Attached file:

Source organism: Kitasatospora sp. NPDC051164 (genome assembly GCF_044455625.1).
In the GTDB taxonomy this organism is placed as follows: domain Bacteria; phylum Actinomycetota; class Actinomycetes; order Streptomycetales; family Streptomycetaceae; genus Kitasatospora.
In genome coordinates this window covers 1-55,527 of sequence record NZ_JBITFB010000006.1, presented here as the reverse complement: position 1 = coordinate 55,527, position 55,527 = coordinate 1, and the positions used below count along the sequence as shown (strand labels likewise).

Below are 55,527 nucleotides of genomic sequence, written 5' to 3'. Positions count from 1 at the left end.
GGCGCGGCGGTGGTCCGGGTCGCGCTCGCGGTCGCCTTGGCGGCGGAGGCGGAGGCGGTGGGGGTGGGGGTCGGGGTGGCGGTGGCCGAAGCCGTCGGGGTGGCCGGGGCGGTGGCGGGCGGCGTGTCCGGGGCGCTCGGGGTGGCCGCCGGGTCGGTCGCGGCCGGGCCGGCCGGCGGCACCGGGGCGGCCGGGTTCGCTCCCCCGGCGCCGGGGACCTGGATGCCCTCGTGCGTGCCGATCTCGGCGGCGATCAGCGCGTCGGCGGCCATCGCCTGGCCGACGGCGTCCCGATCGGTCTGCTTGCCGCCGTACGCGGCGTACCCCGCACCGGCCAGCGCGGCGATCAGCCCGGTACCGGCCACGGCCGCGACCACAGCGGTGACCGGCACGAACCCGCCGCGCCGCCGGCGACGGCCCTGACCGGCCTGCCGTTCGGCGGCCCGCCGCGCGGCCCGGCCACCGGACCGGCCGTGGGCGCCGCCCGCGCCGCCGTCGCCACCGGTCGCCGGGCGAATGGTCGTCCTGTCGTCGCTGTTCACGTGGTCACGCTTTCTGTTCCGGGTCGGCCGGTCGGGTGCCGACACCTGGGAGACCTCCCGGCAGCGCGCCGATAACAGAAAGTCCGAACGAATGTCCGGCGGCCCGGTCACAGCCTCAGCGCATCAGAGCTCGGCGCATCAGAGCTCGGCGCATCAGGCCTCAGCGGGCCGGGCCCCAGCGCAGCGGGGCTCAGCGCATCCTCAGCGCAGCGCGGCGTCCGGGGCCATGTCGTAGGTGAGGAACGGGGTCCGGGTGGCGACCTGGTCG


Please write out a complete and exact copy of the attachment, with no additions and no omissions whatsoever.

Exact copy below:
Source organism: Kitasatospora sp. NPDC051164 (genome assembly GCF_044455625.1).
In the GTDB taxonomy this organism is placed as follows: domain Bacteria; phylum Actinomycetota; class Actinomycetes; order Streptomycetales; family Streptomycetaceae; genus Kitasatospora.
In genome coordinates this window covers 1-55,527 of sequence record NZ_JBITFB010000006.1, presented here as the reverse complement: position 1 = coordinate 55,527, position 55,527 = coordinate 1, and the positions used below count along the sequence as shown (strand labels likewise).

Below are 55,527 nucleotides of genomic sequence, written 5' to 3'. Positions count from 1 at the left end.
GGCGCGGCGGTGGTCCGGGTCGCGCTCGCGGTCGCCTTGGCGGCGGAGGCGGAGGCGGTGGGGGTGGGGGTCGGGGTGGCGGTGGCCGAAGCCGTCGGGGTGGCCGGGGCGGTGGCGGGCGGCGTGTCCGGGGCGCTCGGGGTGGCCGCCGGGTCGGTCGCGGCCGGGCCGGCCGGCGGCACCGGGGCGGCCGGGTTCGCTCCCCCGGCGCCGGGGACCTGGATGCCCTCGTGCGTGCCGATCTCGGCGGCGATCAGCGCGTCGGCGGCCATCGCCTGGCCGACGGCGTCCCGATCGGTCTGCTTGCCGCCGTACGCGGCGTACCCCGCACCGGCCAGCGCGGCGATCAGCCCGGTACCGGCCACGGCCGCGACCACAGCGGTGACCGGCACGAACCCGCCGCGCCGCCGGCGACGGCCCTGACCGGCCTGCCGTTCGGCGGCCCGCCGCGCGGCCCGGCCACCGGACCGGCCGTGGGCGCCGCCCGCGCCGCCGTCGCCACCGGTCGCCGGGCGAATGGTCGTCCTGTCGTCGCTGTTCACGTGGTCACGCTTTCTGTTCCGGGTCGGCCGGTCGGGTGCCGACACCTGGGAGACCTCCCGGCAGCGCGCCGATAACAGAAAGTCCGAACGAATGTCCGGCGGCCCGGTCACAGCCTCAGCGCATCAGAGCTCGGCGCATCAGAGCTCGGCGCATCAGGCCTCAGCGGGCCGGGCCCCAGCGCAGCGGGGCTCAGCGCATCCTCAGCGCAGCGCGGCGTCCGGGGCCATGTCGTAGGTGAGGAACGGGGTCCGGGTGGCGACCTGGTCG